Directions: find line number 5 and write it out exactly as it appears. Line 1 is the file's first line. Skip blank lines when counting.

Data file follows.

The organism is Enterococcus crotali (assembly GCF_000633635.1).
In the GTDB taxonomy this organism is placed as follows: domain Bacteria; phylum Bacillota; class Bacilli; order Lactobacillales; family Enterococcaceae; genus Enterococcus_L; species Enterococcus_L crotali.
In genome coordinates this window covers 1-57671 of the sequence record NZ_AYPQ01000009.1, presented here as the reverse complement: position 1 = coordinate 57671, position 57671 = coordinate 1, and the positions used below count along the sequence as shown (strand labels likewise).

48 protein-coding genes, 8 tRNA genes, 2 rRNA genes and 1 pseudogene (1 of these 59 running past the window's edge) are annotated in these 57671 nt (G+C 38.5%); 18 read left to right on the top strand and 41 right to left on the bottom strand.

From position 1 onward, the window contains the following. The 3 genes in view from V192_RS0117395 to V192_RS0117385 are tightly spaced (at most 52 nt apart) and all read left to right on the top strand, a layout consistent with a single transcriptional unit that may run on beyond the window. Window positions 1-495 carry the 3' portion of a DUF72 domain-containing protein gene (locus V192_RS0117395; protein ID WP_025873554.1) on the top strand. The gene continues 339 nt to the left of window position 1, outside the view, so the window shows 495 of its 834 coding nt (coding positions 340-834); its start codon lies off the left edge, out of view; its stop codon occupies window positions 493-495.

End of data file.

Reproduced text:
From position 1 onward, the window contains the following. The 3 genes in view from V192_RS0117395 to V192_RS0117385 are tightly spaced (at most 52 nt apart) and all read left to right on the top strand, a layout consistent with a single transcriptional unit that may run on beyond the window. Window positions 1-495 carry the 3' portion of a DUF72 domain-containing protein gene (locus V192_RS0117395; protein ID WP_025873554.1) on the top strand. The gene continues 339 nt to the left of window position 1, outside the view, so the window shows 495 of its 834 coding nt (coding positions 340-834); its start codon lies off the left edge, out of view; its stop codon occupies window positions 493-495.